Up next is the innermost core called "Utopia: Man’s Dream" which is divided into Part 1 and Part 2, having a total runtime of almost 13 minutes. The CD reissue merges both parts together, as it should be. Completely enthralling times are ahead of the listening subject: a cosmic mélange of languorous wind chimes, galactic Rhodes piano shards and yearning saxophone tones in tandem with Diana Lee’s vocal-related mimicry await the traveler. After approximately two minutes, the composition is revised by Eddie Marshall’s skillful drum protrusions. In the meantime, it turns out that Klemmer’s sax and Lee’s vocals are really glued to each other; there are several purely instrumental segues and interludes, but the temptress joins the silkened brazen effulgence time and again. The saxophone is clearly in the forefront, as is common in Klemmer’s album, and this fact does not diminish Mike Nock’s polyhedron piano crystals but only makes the backdrop a more interesting and luring underbrush to venture into. The aura is occasionally calcined by cheers and claps of the attendees, but only infrequently.

The moments of soothing quiescence are probably the most surprising revelation of "Utopia: Man’s Dream". And indeed, once the saxophone is mute and lets bassist Felder, pianist Nock and percussionist Feldman interact with each other at the end of Part 1, the ensuing interdependency takes both the song and its arrangement to new heights. Instead of high billows of rapture, a more reduced, carefully kindled luminousness is reached which partially reaches the colors of the front artwork, but otherwise nurtures the positively ashen moonlit tropicana. Part 2 is not much different and relies on the same four-note alterations of the main theme.

Speaking of the susurrant darkness: "There’s Some Light Ahead" addresses the missing cavalcades of colors by injecting them into the uplifting arrangement. Eddie Marshall’s drums are ubiquitous, the five-note main theme on the saxophone is gorgeously accompanied and then exchanged with glistening sparks of electric piano prowess and the accordant backing chords which mesh very well with the heavier drums and shakers, especially so since Klemmer’s tenor saxophone is replaced by a soprano one; this newly introduced device is at the same time played in a more soothing, not all too protuberant fashion. The result is a classic Funk escapade of the sumptuously poeticized kind, strongly mellow and pristine.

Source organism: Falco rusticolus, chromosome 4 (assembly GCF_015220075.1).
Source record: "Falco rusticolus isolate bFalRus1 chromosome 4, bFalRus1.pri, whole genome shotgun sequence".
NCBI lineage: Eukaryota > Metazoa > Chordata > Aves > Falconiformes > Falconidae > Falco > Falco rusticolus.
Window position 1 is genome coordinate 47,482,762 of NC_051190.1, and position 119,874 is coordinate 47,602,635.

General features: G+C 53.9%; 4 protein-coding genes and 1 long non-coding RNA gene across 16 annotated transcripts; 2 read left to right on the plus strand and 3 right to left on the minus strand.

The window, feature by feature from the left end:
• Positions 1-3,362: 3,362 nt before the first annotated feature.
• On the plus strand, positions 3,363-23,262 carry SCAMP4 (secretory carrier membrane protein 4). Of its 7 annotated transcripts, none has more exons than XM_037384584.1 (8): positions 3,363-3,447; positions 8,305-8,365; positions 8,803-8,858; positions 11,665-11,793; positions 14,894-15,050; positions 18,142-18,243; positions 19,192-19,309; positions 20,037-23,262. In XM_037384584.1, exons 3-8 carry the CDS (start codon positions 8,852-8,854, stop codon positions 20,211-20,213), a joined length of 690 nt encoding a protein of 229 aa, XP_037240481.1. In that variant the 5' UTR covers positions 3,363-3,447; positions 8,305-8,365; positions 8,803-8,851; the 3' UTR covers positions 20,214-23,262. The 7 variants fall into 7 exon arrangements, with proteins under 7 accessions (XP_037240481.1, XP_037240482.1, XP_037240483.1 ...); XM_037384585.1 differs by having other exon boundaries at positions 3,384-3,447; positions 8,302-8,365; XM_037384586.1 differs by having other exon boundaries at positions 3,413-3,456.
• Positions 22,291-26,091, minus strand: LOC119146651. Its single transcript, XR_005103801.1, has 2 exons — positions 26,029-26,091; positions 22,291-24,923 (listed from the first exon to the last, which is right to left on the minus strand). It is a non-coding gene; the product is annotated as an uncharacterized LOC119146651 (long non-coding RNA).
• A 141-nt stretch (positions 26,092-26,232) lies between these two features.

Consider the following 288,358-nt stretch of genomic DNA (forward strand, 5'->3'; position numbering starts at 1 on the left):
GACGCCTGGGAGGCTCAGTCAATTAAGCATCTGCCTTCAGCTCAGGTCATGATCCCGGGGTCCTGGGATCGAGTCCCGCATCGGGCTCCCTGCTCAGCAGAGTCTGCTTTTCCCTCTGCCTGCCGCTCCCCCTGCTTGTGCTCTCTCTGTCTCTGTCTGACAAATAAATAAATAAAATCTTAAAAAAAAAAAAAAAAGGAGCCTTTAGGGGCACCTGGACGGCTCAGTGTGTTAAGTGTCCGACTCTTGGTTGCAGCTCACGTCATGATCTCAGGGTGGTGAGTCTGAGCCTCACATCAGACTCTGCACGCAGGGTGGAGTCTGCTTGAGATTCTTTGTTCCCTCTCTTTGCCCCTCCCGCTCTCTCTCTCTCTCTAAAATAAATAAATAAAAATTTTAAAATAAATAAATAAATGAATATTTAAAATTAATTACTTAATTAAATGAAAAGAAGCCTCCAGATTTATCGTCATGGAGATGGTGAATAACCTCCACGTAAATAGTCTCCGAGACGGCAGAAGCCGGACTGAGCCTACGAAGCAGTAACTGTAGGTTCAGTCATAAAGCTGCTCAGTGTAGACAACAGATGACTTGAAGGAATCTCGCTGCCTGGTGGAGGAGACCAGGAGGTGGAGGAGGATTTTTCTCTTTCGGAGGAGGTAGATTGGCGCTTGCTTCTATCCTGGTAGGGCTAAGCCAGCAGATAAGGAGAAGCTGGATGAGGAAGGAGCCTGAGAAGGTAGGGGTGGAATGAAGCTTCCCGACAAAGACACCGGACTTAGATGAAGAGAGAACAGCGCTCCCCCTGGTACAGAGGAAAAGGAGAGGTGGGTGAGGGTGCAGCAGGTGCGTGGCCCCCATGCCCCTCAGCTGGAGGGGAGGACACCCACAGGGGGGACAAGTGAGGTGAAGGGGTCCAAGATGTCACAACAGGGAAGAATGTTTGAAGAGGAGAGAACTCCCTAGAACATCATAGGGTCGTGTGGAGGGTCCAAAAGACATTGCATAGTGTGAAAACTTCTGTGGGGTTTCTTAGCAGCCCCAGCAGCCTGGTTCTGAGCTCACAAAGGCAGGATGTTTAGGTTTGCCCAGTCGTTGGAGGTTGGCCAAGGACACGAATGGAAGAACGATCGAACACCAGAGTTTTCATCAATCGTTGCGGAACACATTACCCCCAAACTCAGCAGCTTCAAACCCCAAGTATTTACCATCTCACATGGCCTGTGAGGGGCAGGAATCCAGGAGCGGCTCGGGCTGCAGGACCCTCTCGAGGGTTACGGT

However, nothing prepares the listener for the following Centrifugal Force, a fast-paced, eclectic yet accessible maelstrom of Diana Lee’s chants, Mike Nock’s heftily crystallized electric piano prongs, Eddie Marshall’s cymbalscapes, Wilton Felder’s bouncing bass runlets and… the omission of John Klemmer for exactly three minutes. Despite the joyously upbeat wind chime-underpinned aqua adventure, this trip never feels forceful nor staggering. There are many Ambient segues hidden in the alcoves of the titular centrifugal force, and even though the listener as well as the band are absorbed and soaked into its very center, the tune always feels like a reverie and an breakneck voyage. The simultaneity of these feelings only makes it stronger. The album ends the way it began by offering reinterpreted versions of the first two tracks: "Prelude II" is strongly tied to the first prelude and features anyone but John Klemmer on a reverb-affected tenor saxophone.